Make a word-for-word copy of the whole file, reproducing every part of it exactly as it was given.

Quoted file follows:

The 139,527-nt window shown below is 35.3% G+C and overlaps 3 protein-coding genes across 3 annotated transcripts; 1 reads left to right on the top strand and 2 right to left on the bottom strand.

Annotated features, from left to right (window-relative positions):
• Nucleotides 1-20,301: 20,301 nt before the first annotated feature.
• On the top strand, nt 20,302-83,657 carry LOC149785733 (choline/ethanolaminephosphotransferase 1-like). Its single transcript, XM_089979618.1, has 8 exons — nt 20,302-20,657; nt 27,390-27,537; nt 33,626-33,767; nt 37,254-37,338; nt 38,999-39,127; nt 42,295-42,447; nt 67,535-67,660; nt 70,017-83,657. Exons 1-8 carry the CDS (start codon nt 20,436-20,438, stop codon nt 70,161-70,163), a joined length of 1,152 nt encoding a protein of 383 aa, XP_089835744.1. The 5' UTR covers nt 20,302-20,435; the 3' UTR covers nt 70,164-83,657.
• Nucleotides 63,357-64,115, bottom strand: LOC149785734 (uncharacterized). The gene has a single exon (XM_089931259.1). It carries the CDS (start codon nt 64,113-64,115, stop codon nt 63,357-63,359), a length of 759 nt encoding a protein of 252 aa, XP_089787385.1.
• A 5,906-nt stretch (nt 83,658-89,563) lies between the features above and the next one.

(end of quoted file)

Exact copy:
The 139,527-nt window shown below is 35.3% G+C and overlaps 3 protein-coding genes across 3 annotated transcripts; 1 reads left to right on the top strand and 2 right to left on the bottom strand.

Annotated features, from left to right (window-relative positions):
• Nucleotides 1-20,301: 20,301 nt before the first annotated feature.
• On the top strand, nt 20,302-83,657 carry LOC149785733 (choline/ethanolaminephosphotransferase 1-like). Its single transcript, XM_089979618.1, has 8 exons — nt 20,302-20,657; nt 27,390-27,537; nt 33,626-33,767; nt 37,254-37,338; nt 38,999-39,127; nt 42,295-42,447; nt 67,535-67,660; nt 70,017-83,657. Exons 1-8 carry the CDS (start codon nt 20,436-20,438, stop codon nt 70,161-70,163), a joined length of 1,152 nt encoding a protein of 383 aa, XP_089835744.1. The 5' UTR covers nt 20,302-20,435; the 3' UTR covers nt 70,164-83,657.
• Nucleotides 63,357-64,115, bottom strand: LOC149785734 (uncharacterized). The gene has a single exon (XM_089931259.1). It carries the CDS (start codon nt 64,113-64,115, stop codon nt 63,357-63,359), a length of 759 nt encoding a protein of 252 aa, XP_089787385.1.
• A 5,906-nt stretch (nt 83,658-89,563) lies between the features above and the next one.